COLORADO SPRINGS — Before Bobby Mckee could get a needed kidney transplant, not only did an eligible donor need to be found, but the nursing staff at the UCHealth Memorial Hospital Central renal medicine unit had to keep him alive.
The staff’s care had a profound impact on Bobby, his fiance and many others. Bobby says, “I can't even put it into words. They saved my life several times. It's very difficult to express how meaningful that is. I know that they know they make a difference in my life, but I don't think they understand the extent that they make a difference. Your nurses and your techs are the ones you see every day, several times a day. Those are the people you build a relationship with. Here on (the renal medicine unit), it's become a relationship that I never want to end. I want to stay in touch and they are still my family.”
Having become his extended family, you can imagine the staff reaction when Bobby got the news that a kidney donor had been found.
Jennifer Johnson, RN renal medicine unit: “The day he got the news he came up to the hospital to share it with us. It's been so exciting, and I'm excited for his future. He and Tiffany have been planning a wedding for some time over the years.”
Alysha Jackson, a CNA says, “I was over the moon. If anybody is deserving of this, it was Bobby. We were just so excited and we wanted to celebrate with him and we made a video just to show our excitement and how thankful we were that he got the second chance at life.”
The video contained short messages from many members of the staff, filled with excitement, well wishes, messages of encouragement. As Bobby prepared for his journey to Indiana for his transplant, he says the video meant the world to him. Bobby says, “I was crying, it was completely unexpected and it was very much appreciated. That's a very serious surgery, and a scary situation so to have the staff here, in your corner ready to cheer you on and whatever happens, really really makes a difference! Weekly, I got a check-in’s from the staff here asking ‘how's everything going?’ I remained in Indiana after the surgery for three months, and they were constantly calling me and checking on me. It meant the world - really to know that people genuinely care.”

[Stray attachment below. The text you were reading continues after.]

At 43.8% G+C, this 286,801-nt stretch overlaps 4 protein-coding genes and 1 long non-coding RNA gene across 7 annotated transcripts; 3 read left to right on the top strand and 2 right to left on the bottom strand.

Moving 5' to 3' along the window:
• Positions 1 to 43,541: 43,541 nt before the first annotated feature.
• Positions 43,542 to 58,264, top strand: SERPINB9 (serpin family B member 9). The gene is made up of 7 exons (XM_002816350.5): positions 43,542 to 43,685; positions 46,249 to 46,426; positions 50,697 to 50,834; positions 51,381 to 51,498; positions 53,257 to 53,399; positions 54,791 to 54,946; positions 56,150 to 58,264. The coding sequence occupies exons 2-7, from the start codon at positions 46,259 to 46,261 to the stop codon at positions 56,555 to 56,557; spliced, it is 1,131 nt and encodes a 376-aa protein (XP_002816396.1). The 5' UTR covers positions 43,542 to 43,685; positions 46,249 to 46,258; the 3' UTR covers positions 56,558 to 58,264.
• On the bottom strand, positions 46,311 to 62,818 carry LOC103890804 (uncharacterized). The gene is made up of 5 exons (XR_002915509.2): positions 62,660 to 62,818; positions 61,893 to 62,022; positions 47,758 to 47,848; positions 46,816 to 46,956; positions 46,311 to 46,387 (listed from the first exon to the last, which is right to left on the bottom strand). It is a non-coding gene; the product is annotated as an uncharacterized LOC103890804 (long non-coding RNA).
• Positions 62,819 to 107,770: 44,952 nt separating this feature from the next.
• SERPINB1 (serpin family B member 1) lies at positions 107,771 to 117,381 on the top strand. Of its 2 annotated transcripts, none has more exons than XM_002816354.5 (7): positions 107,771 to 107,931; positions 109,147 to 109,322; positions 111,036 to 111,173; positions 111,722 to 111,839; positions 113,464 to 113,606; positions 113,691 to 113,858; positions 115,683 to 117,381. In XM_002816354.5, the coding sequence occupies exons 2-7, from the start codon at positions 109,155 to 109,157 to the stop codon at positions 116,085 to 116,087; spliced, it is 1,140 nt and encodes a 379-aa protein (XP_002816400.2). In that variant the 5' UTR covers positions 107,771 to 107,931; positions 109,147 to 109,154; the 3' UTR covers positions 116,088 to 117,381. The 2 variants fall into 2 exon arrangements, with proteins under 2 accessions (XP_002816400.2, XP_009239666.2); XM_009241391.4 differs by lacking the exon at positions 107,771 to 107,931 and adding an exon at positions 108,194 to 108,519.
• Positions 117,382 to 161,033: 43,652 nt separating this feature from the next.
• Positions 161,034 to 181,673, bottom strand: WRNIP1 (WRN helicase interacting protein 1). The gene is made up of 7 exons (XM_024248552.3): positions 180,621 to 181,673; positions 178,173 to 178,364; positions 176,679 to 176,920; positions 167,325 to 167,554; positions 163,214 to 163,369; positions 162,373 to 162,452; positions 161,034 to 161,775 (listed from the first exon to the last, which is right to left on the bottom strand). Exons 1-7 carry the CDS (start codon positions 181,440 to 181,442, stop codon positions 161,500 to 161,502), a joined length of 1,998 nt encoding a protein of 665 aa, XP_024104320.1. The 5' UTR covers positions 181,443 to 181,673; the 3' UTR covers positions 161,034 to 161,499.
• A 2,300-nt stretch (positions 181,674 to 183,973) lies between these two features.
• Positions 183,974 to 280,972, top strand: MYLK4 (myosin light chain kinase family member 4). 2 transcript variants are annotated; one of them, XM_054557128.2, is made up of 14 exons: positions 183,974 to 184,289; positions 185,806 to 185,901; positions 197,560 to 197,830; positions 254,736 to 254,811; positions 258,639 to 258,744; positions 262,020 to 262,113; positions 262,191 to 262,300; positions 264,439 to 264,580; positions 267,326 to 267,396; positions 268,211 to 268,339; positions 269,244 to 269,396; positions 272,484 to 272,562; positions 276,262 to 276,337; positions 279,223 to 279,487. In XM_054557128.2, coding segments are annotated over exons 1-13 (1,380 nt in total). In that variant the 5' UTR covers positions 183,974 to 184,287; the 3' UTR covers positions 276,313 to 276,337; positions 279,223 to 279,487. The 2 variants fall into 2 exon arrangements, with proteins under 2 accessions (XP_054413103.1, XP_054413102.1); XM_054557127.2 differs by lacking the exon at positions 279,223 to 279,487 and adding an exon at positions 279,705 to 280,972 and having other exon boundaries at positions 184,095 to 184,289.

Getting a second kidney transplant has changed Bobby's life in so many ways. His quality of life has improved vastly. Bobby says every time he returns to Memorial Hospital to have his blood work done at the lab, he always makes a visit to the 5th floor, where his memories are bittersweet. “You make a lot of friends the longer you spend with people and they become family and that’s exactly what’s happened here. Because of my family at home and my family here in Colorado, because I had their support it was also very easy to have hope.”
Through this journey, it's not just Bobby whose life has been changed. For the staff on the renal unit at Memorial Central, it’s their connection with patients like Bobby that makes it all worthwhile. Alysha says, “It's changed my life. It's made me a better person and it's made me appreciate life. I was so carefree, 28 years old and I was living life without care. I came and worked in the hospital and in a moment your life can change. It's made me want to serve my community and want to help others and keep doing what I'm doing.”
Jennifer says she holds her relationship with Bobby very close to her heart. “It's been absolutely amazing and it’s one of the reasons I stay on this unit for the relationship-based care. We see a lot of the same patients again and again, and we go through their journey from when they start kidney failure, to exciting times like now when they get the transplant. As much as we make an impact on patients' lives, like Bobby, he has made an impact on ours.”
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